The study treatment is called anti-coronavirus hyperimmune intravenous immunoglobulin, or hIVIG, and is being developed for the trial through a partnership of four pharmaceutical companies.

 

The National Institute of Allergy and Infectious Diseases (NAIAD) formally launched the trial last week, seeking 500 patients through the U’s recruitment. Half will receive hIVIG and the remainder will receive a placebo saline solution for comparison. All patients must be hospitalized and also receive remdesivir, an approved antiviral drug for COVID-19.

 

NAIAD’s director, Dr. Anthony Fauci, said in a statement that the treatment will hopefully “give the immune system a needed boost to suppress SARS-CoV-2 early in the course of illness, nipping the infection in the bud.”

 

Better oxygen management and two proven drugs have reduced COVID-19 mortality and the average length of hospital stays, but there is still pressure to come up with improved treatments in the absence of a vaccine and amid a new wave of infections.

 

The Minnesota Department of Health on Wednesday reported a total of more than 115,000 infections with the novel coronavirus that causes COVID-19 and 2,180 deaths. The total included 29 deaths newly reported Wednesday, the highest single-day total since June 4.

 

The 487 Minnesotans admitted to hospitals for COVID-19 in the seven-day period ending Oct. 11 was the highest total since the first peak of the pandemic in May.

 

“There’s a lot of pressure to find treatments particularly for hospitalized patients,” Neaton said. “We feel that pressure. It’s taken longer to get this trial going actually because of the difficulty of getting enough plasma and enough treatments to begin the study.”

 

Antibody therapies have been hot topics of late, spurred by President Donald Trump’s claim last week that an experimental antibody cocktail made by Regeneron was a “cure” for his recent COVID-19 illness.

 

A synthetic antibody therapy made by Eli Lilly is part of a federally funded COVID-19 trial that paused its recruiting on Tuesday because of unspecified safety concerns found by the data safety and monitoring board that is overseeing it.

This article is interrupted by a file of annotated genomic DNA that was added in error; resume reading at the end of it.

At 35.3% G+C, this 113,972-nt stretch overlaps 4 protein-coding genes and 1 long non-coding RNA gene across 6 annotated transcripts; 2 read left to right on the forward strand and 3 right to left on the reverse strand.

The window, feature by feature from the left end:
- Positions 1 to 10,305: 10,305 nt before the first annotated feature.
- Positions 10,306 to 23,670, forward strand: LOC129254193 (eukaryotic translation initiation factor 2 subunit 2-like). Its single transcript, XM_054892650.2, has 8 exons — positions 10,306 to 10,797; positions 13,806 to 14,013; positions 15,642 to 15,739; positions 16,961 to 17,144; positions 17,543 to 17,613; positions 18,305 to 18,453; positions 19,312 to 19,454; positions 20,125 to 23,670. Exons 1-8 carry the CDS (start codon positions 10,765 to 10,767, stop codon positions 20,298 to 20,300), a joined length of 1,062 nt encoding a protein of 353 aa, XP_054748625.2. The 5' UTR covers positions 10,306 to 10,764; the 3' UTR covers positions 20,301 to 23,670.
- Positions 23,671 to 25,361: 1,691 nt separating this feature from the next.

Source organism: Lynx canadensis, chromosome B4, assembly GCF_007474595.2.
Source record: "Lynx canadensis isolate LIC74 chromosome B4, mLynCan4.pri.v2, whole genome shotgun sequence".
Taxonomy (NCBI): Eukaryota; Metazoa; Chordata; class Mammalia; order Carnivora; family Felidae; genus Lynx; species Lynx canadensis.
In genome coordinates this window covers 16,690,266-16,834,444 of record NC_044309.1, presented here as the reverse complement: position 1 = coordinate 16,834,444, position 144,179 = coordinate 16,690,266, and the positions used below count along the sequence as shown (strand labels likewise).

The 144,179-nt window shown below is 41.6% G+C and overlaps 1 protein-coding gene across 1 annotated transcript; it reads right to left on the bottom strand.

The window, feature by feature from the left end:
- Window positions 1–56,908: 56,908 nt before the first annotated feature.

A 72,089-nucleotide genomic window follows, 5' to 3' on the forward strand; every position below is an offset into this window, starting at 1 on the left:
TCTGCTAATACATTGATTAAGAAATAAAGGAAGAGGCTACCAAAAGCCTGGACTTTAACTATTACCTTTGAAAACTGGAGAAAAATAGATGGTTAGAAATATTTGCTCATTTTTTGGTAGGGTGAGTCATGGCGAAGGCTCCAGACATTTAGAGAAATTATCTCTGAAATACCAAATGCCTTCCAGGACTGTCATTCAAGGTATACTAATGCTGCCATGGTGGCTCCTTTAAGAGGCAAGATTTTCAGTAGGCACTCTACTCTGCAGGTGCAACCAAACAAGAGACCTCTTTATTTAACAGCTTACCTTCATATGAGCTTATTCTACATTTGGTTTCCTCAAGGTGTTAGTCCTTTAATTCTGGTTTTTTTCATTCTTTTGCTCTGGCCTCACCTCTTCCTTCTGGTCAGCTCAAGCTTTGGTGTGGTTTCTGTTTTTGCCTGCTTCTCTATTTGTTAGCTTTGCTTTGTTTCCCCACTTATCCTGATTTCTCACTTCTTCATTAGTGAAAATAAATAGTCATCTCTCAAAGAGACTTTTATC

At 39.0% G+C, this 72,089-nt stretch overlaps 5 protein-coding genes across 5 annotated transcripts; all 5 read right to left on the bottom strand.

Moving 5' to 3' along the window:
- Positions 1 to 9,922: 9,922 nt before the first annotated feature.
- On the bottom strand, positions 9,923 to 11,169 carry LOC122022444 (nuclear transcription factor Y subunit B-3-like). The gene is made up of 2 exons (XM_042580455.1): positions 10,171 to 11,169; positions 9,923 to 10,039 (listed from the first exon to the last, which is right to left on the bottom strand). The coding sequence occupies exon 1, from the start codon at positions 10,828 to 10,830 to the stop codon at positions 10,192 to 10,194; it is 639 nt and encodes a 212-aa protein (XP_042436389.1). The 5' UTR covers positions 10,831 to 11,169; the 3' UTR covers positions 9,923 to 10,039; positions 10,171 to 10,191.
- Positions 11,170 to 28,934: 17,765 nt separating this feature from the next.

The U’s INSIGHT also was leading recruiting of hospitalized patients for that trial based on its track record of success in enrolling patients for studies of drugs to fight other infections such as influenza and HIV.

 

Pauses in trials are common as enrollees’ health issues are evaluated to determine if they are due to the experimental therapies they received.

 

“It could be that everything will be just fine and things will resume in two weeks,” Neaton said. “If not, then we’ll be able to see some data that currently we’re not privy to see” to explain what went wrong.

 

Intravenous immunoglobulin infusions are already used to treat infections such as cytomegalovirus, but nonetheless present risks for COVID-19 patients, Neaton said.

 

The goal is to use a purified and measurable dosage of antibodies from multiple donors and to give it to patients early enough to stop the virus from wreaking havoc in the lungs and other organs. However, many COVID-19 deaths are not due to the virus, but rather the overreaction by the human immune system to infection.

 

Neaton said the study will assess whether the hIVIG avoids or exacerbates that immune system response.

 

“That is a potential risk of therapies like this,” he said.

 

Four enrollees have already joined the study, which will recruit at more than 50 sites worldwide — including at HCMC and the Minneapolis VA Medical Center.

 

Minnesota has been antibody central when it comes to the study of COVID-19 diagnostics and therapies. The U and Mayo Clinic were among the first in the nation to develop and deploy highly accurate tests for COVID-19 antibodies — proteins produced in response to infection with the coronavirus.

 

Mayo coordinated a national expanded access program in which donor plasma from recovered COVID-19 patients was administered to newly infected patients. Enrollment halted in August after the program gained more than 105,000 participants and provided enough evidence to the U.S. Food and Drug Administration to grant emergency use authorization for the therapy.

 

Mayo researchers are now conducting a methodical review of the recipients and their outcomes over time to assess the effectiveness of the single-donor plasma therapies, said Dr. R. Scott Wright, who coordinated the national program. Initial data to the FDA had suggested plasma reduced COVID-19 mortality, but conclusions were hampered by the lack of a control group who received standard care for comparison.

 

“We are honored to have been a part of this and humbled by the response from so many patients and hospitals,” Wright said.

 

Neaton said the U-led network hopes to have recruited enough hospitalized COVID-19 patients in December. Analysis after that will determine if antibodies refined from multiple plasma donors were more effective than from single donors.

 

Neaton noted that the U had led a prior study of intravenous immunoglobulin against seasonal influenza, but it failed to show a benefit. There had been some evidence it worked against illnesses caused by B strains of influenza, and the U was preparing a follow-up study earlier this year when the COVID-19 pandemic emerged and the research agenda changed.

 

Jeremy Olson • 612-673-7744

 

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©2020 the Star Tribune (Minneapolis)